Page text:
Anyway, that’s what we learned. As for me, I’m still planning on French lessons once school settles down a bit (haha, I know, but it’s really bad right now). And it seems like a little politeness (apologizing for not knowing French) goes a long way.

Sorry for all the typos, if there are any. This just won’t be any fun if I have to proof it. So my semiliteracy will be exposed.

Oh, and I should apologize in advance for exposing my cluelessness about Canadian politics. Watch me learn.


The blog begins. I’ve been waiting to do this because I’ve been so busy with other things. Startup at any school is a pain in the butt, and McGill has its (ahem) own “unique bureaucratic conditions.” That aside, I’m in love with the school, the town, and my new life.

Let me start by apologizing for the next six months to a year of postings. I’m afraid they’re going to be a little reminiscent of this stretch of dialogue from Pulp Fiction

You’ll dig it the most. But you
know what the funniest thing about
Europe is?


It’s the little differences. A
lotta the same shit we got here,
they got there, but there they’re a
little different.


Well, in Amsterdam, you can buy
beer in a movie theatre. And I
don’t mean in a paper cup either.
They give you a glass of beer, like
in a bar. In Paris, you can buy
beer at MacDonald’s. Also, you
know what they call a Quarter
Pounder with Cheese in Paris?

They don’t call it a Quarter
Pounder with Cheese?

No, they got the metric system
there, they wouldn’t know what the
fuck a Quarter Pounder is.

What’d they call it?

Royale with Cheese.

Royale with Cheese. What’d they
call a Big Mac?

Big Mac’s a Big Mac, but they call
it Le Big Mac.

What do they call a Whopper?

I dunno, I didn’t go into a Burger
King. But you know what they put
on french fries in Holland instead
of ketchup?




I seen ’em do it. And I don’t mean
a little bit on the side of the
plate, they fuckin’ drown ’em in


FWIW, I’ve already noticed how cool the metric system is, though Canada has their weird inbetween thing. Also, I cheat on the weather by looking up farenheit readings on weather.com. Gotta get over that vice. I am still very much in that “wow, the Metro trains sure are a cool color of blue” stage, so there’s going to be a fair amount of naive “gee whiz” commentary. But I know of at least one reader who likes that stuff.

I’ve got lots of rants and raves, and in part wish I had this set up for some of August’s exploring, but I’ll just refer back to that as necessary. Some highlights, though:

–not having to drive everywhere

–awesome colleagues and students at McGill

–The Globe and Mail

Okay, I should stop and ruminate on my love affair with the Globe and Mail. Canadians will make fun of me for it, especially left wing Canadians who will poo-poo it as a centrist, mainstream paper. But it is so delightfully left of US mainstream news, and extremely literate to boot. Sure, they spent like two weeks on MP Carolyn Parrish, who called U.S. supporters of missile defense “idiots.” Though in their defence (love the “c” in “defence” and the “u” in “labour”), CNN did notice for about 5 minutes. That aside, though, the Globe and Mail is more international than the New York Times, and pleasingly left now that they’ve got the National Post competing with them to their right.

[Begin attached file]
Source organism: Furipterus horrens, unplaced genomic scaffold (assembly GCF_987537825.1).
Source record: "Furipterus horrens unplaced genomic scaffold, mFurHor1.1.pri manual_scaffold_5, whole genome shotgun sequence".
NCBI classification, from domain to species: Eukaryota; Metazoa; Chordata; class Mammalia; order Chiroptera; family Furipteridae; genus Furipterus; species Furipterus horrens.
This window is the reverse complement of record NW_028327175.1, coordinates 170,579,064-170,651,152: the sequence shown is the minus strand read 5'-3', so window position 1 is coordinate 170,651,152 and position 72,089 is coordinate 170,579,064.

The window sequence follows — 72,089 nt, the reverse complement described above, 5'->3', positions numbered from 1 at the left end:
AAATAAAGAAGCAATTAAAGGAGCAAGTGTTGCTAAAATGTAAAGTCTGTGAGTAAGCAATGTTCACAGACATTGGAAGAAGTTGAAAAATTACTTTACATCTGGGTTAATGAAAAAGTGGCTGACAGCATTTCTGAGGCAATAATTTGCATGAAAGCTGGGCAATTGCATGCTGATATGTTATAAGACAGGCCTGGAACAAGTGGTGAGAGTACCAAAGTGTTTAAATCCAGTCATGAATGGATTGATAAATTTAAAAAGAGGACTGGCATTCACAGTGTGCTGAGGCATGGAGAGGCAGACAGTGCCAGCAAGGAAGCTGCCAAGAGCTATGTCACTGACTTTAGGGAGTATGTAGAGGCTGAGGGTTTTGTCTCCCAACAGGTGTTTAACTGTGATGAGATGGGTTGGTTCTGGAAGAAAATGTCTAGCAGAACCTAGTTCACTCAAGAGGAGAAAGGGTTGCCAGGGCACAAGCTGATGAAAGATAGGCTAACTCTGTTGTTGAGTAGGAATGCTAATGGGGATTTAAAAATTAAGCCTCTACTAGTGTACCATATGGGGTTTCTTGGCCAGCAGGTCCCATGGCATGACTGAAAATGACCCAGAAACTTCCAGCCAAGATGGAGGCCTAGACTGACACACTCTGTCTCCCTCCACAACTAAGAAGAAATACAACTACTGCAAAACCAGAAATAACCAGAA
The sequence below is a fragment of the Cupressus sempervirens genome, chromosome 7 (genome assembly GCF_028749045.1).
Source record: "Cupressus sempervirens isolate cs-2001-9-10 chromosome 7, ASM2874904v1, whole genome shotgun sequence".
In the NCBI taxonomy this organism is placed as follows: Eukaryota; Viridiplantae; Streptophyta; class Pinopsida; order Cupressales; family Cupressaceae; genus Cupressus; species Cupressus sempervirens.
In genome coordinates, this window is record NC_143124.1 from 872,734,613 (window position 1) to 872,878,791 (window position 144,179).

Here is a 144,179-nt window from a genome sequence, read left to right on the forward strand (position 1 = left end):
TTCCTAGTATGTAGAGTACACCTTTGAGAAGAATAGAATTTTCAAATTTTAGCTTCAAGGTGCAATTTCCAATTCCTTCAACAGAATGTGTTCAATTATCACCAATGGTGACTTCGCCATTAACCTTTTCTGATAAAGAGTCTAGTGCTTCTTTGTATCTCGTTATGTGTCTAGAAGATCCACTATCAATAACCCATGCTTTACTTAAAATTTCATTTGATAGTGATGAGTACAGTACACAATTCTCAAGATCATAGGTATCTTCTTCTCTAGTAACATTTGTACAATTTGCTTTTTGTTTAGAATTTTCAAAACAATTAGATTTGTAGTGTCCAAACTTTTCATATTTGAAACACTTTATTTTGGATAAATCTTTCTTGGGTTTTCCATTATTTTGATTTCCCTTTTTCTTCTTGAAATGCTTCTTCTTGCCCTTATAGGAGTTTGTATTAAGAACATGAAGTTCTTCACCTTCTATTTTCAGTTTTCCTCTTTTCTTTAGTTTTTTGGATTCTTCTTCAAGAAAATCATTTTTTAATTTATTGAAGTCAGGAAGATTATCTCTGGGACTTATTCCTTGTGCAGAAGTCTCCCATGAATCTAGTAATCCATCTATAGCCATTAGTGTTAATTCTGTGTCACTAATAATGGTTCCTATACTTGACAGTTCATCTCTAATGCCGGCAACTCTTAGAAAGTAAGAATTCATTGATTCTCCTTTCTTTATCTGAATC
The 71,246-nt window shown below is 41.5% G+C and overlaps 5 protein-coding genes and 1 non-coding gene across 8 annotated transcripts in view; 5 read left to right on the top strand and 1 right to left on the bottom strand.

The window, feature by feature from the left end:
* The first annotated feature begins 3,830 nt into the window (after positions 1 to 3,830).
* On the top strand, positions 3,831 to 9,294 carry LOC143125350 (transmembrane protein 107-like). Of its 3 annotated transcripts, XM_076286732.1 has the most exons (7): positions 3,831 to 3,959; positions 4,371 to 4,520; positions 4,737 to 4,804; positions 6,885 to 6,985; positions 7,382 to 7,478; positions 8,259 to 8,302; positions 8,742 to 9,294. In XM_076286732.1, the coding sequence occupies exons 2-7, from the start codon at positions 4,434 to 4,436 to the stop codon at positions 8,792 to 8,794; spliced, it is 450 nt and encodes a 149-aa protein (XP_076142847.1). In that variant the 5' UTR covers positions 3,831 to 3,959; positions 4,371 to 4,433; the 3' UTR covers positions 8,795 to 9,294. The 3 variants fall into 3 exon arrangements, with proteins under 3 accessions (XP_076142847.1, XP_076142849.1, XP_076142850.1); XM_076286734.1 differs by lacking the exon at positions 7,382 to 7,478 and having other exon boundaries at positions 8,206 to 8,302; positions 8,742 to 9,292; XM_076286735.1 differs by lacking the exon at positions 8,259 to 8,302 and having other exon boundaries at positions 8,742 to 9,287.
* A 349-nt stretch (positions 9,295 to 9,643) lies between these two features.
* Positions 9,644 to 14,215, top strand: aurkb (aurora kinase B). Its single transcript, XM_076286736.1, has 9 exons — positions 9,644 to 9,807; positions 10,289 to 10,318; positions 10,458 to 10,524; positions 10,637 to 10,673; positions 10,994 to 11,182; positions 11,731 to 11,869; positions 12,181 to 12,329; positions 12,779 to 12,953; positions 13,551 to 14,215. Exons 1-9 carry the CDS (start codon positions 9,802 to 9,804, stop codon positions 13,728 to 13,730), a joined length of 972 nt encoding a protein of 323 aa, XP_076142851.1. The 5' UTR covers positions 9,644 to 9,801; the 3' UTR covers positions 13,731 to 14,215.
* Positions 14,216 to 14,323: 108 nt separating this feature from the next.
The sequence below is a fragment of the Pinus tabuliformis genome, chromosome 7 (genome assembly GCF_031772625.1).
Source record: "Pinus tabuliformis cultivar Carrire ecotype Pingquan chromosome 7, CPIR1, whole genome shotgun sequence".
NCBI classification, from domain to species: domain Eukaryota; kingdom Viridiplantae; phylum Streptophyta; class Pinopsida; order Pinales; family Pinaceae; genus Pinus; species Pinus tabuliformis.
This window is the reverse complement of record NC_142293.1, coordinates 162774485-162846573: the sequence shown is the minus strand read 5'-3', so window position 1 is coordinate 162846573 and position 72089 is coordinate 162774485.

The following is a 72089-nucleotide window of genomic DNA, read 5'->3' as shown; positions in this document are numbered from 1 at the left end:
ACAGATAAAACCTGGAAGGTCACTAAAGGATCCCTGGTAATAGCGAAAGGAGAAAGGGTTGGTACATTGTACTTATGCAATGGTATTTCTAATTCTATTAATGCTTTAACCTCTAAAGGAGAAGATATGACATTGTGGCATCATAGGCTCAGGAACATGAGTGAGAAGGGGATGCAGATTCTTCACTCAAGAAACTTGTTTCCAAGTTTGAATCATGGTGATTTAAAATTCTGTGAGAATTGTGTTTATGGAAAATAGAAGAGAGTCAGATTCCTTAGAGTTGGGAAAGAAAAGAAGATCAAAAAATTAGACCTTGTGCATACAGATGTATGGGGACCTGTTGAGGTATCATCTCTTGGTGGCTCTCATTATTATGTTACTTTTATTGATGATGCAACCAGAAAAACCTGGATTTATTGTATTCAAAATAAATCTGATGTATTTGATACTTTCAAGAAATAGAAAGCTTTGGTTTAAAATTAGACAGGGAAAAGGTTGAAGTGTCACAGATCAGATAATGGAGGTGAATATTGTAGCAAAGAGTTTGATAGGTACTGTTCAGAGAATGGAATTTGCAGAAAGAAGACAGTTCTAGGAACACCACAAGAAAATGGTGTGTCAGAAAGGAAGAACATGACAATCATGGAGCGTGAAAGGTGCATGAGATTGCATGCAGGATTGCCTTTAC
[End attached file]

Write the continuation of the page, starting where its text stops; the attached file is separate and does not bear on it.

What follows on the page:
(Side note on that: they ARE idiots, aren’t they? Missile defense is the stupidest idea I’ve ever heard. It can be 99.99% perfect in its functioning and the population of your country will still be annihilated. Stupid, right? So then the problem becomes about deference to the US and Canadian standards of civility, which are, admittedly, surprisingly high).

Okay, so now that I’ve started, onto the next entry.

First Entry

Alright, so I’m going to try this blogging thing. It’s also my first foray into php, so the formatting or look of this page may be off or may change. Or not.
Possible topics will include:

–my exploration of Montreal

–musings on music, culture, politics, and sports that I like

–occasional thoughts on academic stuff

Pictures will come once we’re set up to do digital photography here.

EDIT: 18 Months Later

The first post was a good guess. I pretty much blog about what I said I’d blog about. I never did work out my issues with php and wound up hiring someone to customize WordPress for me. Unfortunately, the formatting didn’t translate perfectly from B2 to WordPress, which means that my older posts have a lot of white space in them and the quotes are a little messed up. Oh well.

Super Bon! doesn’t have an overarching theme, and it’s certainly not a proper “professional” blog. As far as I can tell, the Super Bon Concept is this:

–take some of the “keep in touch with friends” thing you might find on LiveJournal

–mix it with some political, philosophical and cultural commentary when I am so moved

–milk the “American in Canada” thing for all it’s worth

–put it, inappropriately, on a professional website

–post some pictures now and then

–mention when my other writing appears in print

. . .and there you have it. Enjoy!